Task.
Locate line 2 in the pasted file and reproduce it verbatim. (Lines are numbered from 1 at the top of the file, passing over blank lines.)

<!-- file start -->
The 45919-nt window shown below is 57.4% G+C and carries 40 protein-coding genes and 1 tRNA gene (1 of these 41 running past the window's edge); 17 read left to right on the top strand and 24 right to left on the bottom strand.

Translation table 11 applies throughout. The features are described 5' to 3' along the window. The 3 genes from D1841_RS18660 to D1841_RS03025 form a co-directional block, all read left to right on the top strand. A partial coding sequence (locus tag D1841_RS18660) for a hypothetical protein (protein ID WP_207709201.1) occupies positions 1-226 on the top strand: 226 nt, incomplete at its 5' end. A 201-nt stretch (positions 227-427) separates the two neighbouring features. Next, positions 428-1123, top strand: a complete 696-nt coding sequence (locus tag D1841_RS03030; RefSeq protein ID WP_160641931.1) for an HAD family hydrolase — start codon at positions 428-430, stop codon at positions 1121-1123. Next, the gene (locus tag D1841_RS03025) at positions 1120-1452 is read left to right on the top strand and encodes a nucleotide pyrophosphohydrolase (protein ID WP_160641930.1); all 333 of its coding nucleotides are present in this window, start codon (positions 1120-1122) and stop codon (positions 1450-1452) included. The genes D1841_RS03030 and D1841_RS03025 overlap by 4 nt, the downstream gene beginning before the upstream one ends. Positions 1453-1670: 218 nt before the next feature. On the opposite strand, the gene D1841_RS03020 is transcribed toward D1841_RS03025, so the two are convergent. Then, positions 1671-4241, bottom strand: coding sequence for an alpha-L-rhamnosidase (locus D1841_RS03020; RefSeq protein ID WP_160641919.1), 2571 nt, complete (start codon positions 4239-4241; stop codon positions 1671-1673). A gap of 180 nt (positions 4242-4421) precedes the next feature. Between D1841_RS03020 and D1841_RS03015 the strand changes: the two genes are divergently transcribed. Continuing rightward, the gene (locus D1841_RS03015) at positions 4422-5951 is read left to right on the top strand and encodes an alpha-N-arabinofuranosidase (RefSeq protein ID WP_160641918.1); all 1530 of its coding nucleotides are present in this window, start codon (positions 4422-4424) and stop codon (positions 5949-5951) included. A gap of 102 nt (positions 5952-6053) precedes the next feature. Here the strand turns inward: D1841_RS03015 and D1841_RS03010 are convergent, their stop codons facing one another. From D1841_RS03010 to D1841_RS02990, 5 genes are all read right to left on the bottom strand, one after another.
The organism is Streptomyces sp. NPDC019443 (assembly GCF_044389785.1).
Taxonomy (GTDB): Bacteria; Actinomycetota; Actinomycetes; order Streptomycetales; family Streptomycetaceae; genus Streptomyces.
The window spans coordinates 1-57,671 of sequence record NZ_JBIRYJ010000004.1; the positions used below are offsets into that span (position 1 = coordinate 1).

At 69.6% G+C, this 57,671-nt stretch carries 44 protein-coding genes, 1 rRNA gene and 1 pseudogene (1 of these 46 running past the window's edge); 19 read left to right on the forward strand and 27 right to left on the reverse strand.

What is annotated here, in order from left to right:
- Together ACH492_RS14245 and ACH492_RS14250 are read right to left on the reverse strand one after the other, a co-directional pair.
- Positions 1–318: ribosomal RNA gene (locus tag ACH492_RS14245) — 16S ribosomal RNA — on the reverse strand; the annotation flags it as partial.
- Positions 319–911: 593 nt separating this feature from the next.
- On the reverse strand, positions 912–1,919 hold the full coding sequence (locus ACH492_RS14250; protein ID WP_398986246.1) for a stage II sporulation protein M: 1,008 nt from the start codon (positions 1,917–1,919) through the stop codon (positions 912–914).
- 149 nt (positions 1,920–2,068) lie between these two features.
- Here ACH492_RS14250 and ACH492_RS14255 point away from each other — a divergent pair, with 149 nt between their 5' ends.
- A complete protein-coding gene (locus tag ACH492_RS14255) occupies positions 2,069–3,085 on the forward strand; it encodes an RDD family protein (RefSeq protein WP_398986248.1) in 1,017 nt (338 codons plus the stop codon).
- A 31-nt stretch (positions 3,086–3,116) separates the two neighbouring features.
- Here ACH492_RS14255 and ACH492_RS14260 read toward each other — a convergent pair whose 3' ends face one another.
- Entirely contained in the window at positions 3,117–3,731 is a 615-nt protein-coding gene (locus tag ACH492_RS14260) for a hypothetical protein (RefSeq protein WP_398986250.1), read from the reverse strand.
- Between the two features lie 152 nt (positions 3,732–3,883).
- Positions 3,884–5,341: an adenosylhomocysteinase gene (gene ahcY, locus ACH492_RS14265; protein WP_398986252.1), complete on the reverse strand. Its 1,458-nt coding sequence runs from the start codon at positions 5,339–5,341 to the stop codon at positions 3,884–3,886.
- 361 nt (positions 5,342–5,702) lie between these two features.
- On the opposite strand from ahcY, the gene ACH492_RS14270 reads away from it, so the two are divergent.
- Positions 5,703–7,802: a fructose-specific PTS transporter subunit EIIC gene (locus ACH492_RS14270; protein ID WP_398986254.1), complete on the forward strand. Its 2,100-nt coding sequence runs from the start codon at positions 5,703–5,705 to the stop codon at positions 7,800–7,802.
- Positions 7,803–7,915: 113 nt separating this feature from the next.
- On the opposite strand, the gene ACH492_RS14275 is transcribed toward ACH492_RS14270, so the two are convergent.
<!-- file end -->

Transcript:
Translation table 11 applies throughout. The features are described 5' to 3' along the window. The 3 genes from D1841_RS18660 to D1841_RS03025 form a co-directional block, all read left to right on the top strand. A partial coding sequence (locus tag D1841_RS18660) for a hypothetical protein (protein ID WP_207709201.1) occupies positions 1-226 on the top strand: 226 nt, incomplete at its 5' end. A 201-nt stretch (positions 227-427) separates the two neighbouring features. Next, positions 428-1123, top strand: a complete 696-nt coding sequence (locus tag D1841_RS03030; RefSeq protein ID WP_160641931.1) for an HAD family hydrolase — start codon at positions 428-430, stop codon at positions 1121-1123. Next, the gene (locus tag D1841_RS03025) at positions 1120-1452 is read left to right on the top strand and encodes a nucleotide pyrophosphohydrolase (protein ID WP_160641930.1); all 333 of its coding nucleotides are present in this window, start codon (positions 1120-1122) and stop codon (positions 1450-1452) included. The genes D1841_RS03030 and D1841_RS03025 overlap by 4 nt, the downstream gene beginning before the upstream one ends. Positions 1453-1670: 218 nt before the next feature. On the opposite strand, the gene D1841_RS03020 is transcribed toward D1841_RS03025, so the two are convergent. Then, positions 1671-4241, bottom strand: coding sequence for an alpha-L-rhamnosidase (locus D1841_RS03020; RefSeq protein ID WP_160641919.1), 2571 nt, complete (start codon positions 4239-4241; stop codon positions 1671-1673). A gap of 180 nt (positions 4242-4421) precedes the next feature. Between D1841_RS03020 and D1841_RS03015 the strand changes: the two genes are divergently transcribed. Continuing rightward, the gene (locus D1841_RS03015) at positions 4422-5951 is read left to right on the top strand and encodes an alpha-N-arabinofuranosidase (RefSeq protein ID WP_160641918.1); all 1530 of its coding nucleotides are present in this window, start codon (positions 4422-4424) and stop codon (positions 5949-5951) included. A gap of 102 nt (positions 5952-6053) precedes the next feature. Here the strand turns inward: D1841_RS03015 and D1841_RS03010 are convergent, their stop codons facing one another. From D1841_RS03010 to D1841_RS02990, 5 genes are all read right to left on the bottom strand, one after another.